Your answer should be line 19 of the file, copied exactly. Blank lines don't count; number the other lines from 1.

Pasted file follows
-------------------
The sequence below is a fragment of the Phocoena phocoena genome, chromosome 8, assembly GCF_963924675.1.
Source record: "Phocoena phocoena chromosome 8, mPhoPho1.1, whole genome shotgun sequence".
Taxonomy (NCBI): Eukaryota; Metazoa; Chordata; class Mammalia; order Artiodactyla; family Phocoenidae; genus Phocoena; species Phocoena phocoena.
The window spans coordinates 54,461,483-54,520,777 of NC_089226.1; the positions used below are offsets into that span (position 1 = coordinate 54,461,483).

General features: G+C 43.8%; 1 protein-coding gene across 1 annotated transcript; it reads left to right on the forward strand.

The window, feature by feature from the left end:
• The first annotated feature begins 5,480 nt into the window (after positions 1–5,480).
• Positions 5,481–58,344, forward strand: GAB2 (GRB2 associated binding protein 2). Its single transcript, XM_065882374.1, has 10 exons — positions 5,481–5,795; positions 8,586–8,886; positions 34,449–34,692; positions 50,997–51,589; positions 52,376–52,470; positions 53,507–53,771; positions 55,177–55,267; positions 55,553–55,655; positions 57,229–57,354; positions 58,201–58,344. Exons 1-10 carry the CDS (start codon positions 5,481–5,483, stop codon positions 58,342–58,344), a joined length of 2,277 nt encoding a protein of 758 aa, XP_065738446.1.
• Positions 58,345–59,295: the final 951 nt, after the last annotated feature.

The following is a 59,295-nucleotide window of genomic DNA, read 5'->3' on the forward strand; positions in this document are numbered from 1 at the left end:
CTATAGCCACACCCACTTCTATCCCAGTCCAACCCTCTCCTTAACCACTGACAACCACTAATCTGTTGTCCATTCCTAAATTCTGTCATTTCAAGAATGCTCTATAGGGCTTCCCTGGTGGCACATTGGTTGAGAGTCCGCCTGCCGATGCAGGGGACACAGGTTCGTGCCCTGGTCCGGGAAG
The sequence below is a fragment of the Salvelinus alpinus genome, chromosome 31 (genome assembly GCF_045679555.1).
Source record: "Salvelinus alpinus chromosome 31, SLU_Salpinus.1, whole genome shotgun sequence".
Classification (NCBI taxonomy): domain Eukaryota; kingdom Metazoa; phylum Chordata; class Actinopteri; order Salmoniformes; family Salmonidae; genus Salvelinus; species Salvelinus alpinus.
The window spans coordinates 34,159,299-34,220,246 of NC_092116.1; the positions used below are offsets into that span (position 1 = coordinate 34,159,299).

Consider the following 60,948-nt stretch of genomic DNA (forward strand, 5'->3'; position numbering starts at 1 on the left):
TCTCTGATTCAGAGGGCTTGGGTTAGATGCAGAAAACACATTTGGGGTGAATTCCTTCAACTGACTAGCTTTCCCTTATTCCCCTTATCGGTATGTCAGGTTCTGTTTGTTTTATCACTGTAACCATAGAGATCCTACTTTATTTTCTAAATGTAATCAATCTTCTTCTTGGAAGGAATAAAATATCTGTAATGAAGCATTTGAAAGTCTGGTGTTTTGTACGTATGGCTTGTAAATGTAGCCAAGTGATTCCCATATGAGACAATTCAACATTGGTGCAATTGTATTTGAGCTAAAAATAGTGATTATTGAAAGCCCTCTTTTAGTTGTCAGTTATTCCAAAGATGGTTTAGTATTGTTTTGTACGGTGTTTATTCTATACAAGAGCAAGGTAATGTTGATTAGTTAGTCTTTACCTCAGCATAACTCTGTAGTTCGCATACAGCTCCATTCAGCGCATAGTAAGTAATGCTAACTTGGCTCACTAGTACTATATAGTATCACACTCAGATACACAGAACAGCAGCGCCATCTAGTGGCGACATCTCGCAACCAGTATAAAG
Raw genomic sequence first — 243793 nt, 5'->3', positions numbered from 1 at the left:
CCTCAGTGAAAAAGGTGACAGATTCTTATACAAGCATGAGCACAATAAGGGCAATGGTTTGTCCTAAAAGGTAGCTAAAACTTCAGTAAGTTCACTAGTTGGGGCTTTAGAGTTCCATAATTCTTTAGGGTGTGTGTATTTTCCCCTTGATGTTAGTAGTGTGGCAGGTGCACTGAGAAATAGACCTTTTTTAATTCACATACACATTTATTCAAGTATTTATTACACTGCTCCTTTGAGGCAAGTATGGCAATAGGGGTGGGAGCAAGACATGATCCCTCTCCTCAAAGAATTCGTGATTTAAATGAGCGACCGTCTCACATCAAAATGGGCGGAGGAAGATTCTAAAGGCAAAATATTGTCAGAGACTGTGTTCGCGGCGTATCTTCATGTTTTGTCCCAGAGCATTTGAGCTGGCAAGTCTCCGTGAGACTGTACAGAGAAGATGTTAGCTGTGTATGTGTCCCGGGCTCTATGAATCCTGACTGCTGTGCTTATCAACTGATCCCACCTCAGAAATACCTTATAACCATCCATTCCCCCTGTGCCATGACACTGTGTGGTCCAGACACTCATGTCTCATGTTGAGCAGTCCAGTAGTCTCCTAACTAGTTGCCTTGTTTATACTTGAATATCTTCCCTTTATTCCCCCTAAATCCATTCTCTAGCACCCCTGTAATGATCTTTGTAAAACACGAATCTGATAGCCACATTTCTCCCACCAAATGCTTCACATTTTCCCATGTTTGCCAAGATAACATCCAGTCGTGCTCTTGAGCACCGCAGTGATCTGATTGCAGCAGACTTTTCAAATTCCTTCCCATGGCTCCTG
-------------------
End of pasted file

CCTCAGTGAAAAAGGTGACAGATTCTTATACAAGCATGAGCACAATAAGGGCAATGGTTTGTCCTAAAAGGTAGCTAAAACTTCAGTAAGTTCACTAGTTGGGGCTTTAGAGTTCCATAATTCTTTAGGGTGTGTGTATTTTCCCCTTGATGTTAGTAGTGTGGCAGGTGCACTGAGAAATAGACCTTTTTTAATTCACATACACATTTATTCAAGTATTTATTACACTGCTCCTTTGAGGCAAGTATGGCAATAGGGGTGGGAGCAAGACATGATCCCTCTCCTCAAAGAATTCGTGATTTAAATGAGCGACCGTCTCACATCAAAATGGGCGGAGGAAGATTCTAAAGGCAAAATATTGTCAGAGACTGTGTTCGCGGCGTATCTTCATGTTTTGTCCCAGAGCATTTGAGCTGGCAAGTCTCCGTGAGACTGTACAGAGAAGATGTTAGCTGTGTATGTGTCCCGGGCTCTATGAATCCTGACTGCTGTGCTTATCAACTGATCCCACCTCAGAAATACCTTATAACCATCCATTCCCCCTGTGCCATGACACTGTGTGGTCCAGACACTCATGTCTCATGTTGAGCAGTCCAGTAGTCTCCTAACTAGTTGCCTTGTTTATACTTGAATATCTTCCCTTTATTCCCCCTAAATCCATTCTCTAGCACCCCTGTAATGATCTTTGTAAAACACGAATCTGATAGCCACATTTCTCCCACCAAATGCTTCACATTTTCCCATGTTTGCCAAGATAACATCCAGTCGTGCTCTTGAGCACCGCAGTGATCTGATTGCAGCAGACTTTTCAAATTCCTTCCCATGGCTCCTG